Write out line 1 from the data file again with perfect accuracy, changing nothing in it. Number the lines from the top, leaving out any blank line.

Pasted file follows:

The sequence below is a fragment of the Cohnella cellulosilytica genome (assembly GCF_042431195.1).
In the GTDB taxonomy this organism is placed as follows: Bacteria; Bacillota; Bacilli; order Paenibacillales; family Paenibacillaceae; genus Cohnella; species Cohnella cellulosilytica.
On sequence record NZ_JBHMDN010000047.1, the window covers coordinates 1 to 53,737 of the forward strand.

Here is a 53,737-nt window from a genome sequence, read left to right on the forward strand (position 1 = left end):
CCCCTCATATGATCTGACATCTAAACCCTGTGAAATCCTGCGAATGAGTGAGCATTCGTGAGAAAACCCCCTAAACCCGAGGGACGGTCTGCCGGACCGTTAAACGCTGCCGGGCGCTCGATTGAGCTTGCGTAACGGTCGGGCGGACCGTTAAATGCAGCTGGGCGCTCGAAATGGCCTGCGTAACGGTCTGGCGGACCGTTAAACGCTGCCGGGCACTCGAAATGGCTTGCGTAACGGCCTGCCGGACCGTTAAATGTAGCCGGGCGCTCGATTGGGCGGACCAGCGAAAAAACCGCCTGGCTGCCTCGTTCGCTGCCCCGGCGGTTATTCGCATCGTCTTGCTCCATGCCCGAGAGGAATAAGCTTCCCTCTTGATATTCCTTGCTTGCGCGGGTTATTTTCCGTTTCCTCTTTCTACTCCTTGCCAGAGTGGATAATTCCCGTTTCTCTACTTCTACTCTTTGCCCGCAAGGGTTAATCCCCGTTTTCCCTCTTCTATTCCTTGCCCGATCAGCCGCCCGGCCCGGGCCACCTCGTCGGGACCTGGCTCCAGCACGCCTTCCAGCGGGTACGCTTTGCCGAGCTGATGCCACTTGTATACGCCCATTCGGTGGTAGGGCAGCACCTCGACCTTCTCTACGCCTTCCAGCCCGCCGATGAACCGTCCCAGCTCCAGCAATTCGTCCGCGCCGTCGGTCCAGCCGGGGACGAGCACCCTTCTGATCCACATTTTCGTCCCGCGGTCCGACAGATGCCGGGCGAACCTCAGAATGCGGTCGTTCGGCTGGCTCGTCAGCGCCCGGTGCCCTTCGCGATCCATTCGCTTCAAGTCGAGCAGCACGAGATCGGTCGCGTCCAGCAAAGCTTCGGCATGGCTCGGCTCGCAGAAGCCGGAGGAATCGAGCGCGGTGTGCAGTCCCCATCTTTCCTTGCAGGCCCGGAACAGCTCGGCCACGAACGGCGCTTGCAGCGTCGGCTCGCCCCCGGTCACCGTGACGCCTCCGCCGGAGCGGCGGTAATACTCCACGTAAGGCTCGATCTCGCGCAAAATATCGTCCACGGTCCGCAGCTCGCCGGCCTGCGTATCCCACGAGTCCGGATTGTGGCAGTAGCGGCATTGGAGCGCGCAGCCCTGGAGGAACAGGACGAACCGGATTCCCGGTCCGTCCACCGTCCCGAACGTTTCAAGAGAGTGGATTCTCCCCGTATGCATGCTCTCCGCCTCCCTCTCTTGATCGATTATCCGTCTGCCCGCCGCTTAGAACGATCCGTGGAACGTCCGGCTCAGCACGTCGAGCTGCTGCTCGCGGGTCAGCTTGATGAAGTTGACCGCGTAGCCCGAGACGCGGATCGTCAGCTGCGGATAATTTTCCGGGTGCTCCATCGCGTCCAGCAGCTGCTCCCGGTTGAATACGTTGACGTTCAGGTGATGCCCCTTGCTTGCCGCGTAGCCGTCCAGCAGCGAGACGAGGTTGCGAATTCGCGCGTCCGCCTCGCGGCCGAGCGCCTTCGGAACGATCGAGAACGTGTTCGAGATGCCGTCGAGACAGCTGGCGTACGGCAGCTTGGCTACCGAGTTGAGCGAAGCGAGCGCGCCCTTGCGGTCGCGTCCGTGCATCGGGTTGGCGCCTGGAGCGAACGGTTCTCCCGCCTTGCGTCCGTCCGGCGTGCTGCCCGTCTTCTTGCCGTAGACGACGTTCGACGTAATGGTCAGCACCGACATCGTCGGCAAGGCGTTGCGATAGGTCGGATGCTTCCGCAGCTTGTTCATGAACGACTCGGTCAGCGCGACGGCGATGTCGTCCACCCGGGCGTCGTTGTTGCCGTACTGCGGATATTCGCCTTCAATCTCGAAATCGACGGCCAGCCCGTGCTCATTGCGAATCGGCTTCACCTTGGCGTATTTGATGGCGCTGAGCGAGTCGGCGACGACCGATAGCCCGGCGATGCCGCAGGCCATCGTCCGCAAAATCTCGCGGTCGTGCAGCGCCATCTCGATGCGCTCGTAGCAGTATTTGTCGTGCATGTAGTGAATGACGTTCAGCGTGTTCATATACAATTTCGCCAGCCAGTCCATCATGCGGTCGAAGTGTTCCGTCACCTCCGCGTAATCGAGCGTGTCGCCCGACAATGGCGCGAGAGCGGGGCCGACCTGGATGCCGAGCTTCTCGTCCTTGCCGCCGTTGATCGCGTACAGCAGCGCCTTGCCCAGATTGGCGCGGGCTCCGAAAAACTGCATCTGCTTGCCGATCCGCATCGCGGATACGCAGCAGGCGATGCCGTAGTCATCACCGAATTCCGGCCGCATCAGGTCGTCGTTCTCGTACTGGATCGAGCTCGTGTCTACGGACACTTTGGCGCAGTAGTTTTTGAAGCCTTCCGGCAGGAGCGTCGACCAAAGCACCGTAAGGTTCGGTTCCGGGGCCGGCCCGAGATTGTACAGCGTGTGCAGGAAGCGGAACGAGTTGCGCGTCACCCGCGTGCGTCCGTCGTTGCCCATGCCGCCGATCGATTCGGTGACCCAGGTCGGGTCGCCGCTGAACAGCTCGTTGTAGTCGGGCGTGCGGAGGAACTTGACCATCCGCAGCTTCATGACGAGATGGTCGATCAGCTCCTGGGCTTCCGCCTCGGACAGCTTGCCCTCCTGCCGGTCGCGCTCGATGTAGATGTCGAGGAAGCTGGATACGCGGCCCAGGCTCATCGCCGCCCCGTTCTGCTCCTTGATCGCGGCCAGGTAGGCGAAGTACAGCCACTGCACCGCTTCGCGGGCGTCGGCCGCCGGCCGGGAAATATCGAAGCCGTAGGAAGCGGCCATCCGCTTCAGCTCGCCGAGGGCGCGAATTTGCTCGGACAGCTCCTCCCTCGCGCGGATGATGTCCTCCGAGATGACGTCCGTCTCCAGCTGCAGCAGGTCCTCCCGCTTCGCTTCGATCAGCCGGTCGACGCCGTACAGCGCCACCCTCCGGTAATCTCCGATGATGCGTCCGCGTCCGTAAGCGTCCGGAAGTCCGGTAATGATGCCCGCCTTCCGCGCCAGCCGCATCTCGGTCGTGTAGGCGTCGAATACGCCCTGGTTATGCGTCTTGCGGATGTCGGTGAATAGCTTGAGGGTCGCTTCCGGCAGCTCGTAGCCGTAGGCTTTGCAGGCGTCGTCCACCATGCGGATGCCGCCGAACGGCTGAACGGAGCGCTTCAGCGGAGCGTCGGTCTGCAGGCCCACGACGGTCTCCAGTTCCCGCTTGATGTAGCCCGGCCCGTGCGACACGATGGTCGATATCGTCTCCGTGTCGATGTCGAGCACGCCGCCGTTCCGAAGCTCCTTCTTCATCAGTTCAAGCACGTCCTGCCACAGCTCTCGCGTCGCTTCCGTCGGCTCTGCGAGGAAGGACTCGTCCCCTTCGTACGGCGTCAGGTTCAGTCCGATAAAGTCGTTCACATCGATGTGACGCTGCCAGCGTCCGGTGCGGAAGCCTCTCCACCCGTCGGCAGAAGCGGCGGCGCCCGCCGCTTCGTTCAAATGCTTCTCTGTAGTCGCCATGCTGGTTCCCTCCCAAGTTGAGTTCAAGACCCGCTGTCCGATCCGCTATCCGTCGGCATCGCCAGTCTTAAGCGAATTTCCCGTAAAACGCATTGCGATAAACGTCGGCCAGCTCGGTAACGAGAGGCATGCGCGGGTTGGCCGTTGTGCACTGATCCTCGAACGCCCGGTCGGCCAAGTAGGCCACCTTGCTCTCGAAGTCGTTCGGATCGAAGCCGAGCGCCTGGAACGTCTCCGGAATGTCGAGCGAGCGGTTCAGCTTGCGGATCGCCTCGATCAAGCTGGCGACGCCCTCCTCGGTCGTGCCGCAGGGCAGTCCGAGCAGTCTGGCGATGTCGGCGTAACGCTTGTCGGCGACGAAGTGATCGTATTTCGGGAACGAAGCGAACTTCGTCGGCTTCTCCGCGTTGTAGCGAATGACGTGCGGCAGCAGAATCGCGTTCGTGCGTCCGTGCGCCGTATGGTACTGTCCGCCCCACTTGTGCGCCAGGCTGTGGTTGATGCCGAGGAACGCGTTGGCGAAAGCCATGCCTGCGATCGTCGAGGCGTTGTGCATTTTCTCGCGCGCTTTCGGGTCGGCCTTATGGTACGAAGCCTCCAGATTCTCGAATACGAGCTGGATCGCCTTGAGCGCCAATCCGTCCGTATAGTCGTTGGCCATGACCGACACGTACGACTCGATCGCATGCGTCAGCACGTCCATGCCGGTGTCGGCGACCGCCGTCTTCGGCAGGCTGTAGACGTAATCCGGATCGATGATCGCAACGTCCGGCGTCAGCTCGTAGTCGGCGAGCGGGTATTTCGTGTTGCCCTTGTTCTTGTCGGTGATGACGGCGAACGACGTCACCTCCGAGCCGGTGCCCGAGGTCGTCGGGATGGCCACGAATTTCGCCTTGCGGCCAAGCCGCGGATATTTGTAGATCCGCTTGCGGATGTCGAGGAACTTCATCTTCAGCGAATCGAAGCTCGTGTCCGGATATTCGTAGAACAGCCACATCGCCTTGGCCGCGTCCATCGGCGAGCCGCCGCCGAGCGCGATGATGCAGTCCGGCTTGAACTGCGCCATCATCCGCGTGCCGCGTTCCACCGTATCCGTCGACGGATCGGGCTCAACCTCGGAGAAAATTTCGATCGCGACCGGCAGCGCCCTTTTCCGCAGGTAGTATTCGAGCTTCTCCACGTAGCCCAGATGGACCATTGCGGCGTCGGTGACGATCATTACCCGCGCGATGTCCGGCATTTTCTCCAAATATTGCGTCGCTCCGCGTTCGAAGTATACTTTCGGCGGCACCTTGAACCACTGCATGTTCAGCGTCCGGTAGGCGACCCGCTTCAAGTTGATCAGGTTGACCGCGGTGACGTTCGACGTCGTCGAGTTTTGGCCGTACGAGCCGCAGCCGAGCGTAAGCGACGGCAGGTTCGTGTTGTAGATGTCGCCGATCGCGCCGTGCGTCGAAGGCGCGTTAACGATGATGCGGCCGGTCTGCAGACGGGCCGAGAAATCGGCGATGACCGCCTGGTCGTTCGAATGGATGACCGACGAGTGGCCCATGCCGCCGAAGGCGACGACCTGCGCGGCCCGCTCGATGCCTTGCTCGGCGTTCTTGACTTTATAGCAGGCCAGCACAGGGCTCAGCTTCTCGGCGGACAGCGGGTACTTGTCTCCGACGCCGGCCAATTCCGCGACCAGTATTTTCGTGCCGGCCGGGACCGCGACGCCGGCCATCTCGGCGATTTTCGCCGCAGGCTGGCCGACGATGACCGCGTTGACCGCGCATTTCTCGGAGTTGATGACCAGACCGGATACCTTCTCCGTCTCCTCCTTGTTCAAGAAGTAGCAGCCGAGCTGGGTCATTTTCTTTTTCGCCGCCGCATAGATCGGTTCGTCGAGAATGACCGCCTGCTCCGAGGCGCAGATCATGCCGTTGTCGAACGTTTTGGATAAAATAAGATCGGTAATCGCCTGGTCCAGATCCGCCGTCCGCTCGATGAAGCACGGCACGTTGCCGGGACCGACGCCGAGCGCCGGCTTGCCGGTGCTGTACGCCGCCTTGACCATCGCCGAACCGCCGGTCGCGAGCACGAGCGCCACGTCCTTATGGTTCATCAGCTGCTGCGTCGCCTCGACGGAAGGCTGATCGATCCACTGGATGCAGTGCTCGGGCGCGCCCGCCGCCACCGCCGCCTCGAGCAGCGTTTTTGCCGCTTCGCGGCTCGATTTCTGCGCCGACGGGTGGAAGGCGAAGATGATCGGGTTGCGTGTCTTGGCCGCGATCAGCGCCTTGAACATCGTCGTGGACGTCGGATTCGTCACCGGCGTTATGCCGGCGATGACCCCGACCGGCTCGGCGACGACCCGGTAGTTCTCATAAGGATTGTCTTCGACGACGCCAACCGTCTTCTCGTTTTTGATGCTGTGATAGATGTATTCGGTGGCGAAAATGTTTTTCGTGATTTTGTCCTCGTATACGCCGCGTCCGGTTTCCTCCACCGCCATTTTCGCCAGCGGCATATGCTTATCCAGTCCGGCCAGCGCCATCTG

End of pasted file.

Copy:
The sequence below is a fragment of the Cohnella cellulosilytica genome (assembly GCF_042431195.1).